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Paper or Touch Screen?

CPSR, Verified Voting, Howard Dean and others featured as proponents of printers for electronic voting machines.
October 7, 2004

"The good news is that there’s one immediate fix for both the technical malfunction concerns and the tampering concerns. It’s a printer. That’s right, a printer. Electronic voting machines are computers, and they can be retrofitted with printers for about $500 per machine. The printer prints a receipt that allows voters to verify that the name they touched on the screen is the same one that shows up on the paper. Election officials retain the receipts in case there’s a recount. If that happens, the paper receipts are compared to the electronic data cartridges to see if the counts match. In case they don’t, the paper receipts are considered accurate, since the voters verified them.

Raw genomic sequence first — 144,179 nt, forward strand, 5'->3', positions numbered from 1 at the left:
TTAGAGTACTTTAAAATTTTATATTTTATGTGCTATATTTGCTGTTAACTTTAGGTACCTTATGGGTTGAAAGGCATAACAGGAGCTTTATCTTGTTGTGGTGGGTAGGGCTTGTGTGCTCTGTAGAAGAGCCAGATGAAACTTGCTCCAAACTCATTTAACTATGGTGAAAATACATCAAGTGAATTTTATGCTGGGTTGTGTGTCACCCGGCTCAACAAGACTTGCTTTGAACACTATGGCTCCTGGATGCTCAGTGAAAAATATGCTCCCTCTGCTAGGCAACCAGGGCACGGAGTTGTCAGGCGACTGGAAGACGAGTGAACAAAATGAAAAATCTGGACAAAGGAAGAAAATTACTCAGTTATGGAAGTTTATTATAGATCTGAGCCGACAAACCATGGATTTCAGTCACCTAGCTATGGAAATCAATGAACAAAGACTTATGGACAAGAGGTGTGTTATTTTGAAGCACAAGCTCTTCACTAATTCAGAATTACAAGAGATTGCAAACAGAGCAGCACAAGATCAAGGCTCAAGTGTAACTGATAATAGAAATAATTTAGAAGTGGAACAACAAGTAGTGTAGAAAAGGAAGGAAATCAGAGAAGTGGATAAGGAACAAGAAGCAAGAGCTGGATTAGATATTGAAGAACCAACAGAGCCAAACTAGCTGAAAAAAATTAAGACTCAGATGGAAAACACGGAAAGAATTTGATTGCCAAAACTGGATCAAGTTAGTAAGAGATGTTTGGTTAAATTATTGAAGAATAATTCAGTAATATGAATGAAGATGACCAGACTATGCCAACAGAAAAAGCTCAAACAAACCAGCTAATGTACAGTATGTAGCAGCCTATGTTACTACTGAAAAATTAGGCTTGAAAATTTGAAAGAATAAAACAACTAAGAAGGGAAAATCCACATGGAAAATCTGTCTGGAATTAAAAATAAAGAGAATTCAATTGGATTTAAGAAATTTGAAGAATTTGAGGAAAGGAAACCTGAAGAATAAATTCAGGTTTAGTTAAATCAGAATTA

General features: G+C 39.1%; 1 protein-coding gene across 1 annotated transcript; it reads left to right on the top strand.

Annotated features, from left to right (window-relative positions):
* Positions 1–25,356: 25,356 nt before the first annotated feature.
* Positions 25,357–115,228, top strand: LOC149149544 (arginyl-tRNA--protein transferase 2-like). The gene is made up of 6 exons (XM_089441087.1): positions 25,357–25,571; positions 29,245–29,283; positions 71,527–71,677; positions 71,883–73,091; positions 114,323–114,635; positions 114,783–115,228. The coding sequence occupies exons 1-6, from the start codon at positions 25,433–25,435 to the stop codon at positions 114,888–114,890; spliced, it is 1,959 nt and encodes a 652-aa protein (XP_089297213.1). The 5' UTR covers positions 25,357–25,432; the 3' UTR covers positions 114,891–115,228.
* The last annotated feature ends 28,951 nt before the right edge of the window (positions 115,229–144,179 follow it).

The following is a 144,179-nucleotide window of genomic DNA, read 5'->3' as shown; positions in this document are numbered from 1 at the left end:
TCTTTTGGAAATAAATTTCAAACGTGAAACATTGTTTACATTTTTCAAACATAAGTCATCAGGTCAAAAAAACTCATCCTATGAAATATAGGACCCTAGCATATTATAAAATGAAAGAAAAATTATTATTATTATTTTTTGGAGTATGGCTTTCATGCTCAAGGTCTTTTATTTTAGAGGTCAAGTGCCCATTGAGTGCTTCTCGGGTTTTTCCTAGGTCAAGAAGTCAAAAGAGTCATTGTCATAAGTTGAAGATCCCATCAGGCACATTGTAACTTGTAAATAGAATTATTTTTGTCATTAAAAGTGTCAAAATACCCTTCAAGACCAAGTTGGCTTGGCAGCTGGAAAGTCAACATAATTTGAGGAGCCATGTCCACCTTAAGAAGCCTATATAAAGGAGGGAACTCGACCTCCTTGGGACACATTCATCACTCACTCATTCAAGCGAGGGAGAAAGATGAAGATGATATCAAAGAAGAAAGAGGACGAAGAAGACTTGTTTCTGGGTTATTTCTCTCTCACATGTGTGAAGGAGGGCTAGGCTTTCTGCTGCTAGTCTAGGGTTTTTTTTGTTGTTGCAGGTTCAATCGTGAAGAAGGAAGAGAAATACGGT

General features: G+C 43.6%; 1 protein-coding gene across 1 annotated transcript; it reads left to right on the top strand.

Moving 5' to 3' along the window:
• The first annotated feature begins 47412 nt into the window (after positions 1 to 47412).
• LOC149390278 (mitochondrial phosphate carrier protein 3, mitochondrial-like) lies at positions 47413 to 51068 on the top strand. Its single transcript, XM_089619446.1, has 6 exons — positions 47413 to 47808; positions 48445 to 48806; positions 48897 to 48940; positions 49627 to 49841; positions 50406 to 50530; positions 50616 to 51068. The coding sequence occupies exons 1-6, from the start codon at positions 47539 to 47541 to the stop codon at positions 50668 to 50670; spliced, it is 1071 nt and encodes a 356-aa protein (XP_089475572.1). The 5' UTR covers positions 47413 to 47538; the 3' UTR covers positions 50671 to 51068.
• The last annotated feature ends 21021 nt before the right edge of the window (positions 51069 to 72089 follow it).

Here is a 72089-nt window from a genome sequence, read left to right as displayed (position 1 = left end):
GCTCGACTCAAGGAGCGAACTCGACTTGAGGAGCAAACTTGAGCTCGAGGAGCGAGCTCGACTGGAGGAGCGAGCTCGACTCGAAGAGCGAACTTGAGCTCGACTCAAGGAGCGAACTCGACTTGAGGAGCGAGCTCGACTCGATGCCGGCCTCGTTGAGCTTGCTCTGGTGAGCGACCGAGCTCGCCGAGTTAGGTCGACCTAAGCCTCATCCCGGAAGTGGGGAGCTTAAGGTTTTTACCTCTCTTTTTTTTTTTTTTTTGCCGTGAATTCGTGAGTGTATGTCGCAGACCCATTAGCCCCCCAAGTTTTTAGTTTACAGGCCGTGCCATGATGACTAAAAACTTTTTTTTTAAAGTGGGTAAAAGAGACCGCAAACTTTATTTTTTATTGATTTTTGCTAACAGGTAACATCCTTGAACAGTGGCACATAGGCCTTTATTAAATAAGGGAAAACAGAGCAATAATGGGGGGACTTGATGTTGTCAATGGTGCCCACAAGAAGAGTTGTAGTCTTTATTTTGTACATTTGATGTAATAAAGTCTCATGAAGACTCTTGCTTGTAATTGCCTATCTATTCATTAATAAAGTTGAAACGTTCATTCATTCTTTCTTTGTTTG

There’s a growing camp getting behind the printer idea. These include knowledgeable techies, like the members of Computer Professionals For Social Responsibility, numerous Democratic senators and representatives, and former presidential candidate Howard Dean. And organizations like the Verified Voting Foundation, aware of the risks posed by electronic voting, are recruiting technology experts to verify voting on Nov. 2 in polling locations around the country."

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Created by sarah
Last modified May 18, 2005 10:25 PM

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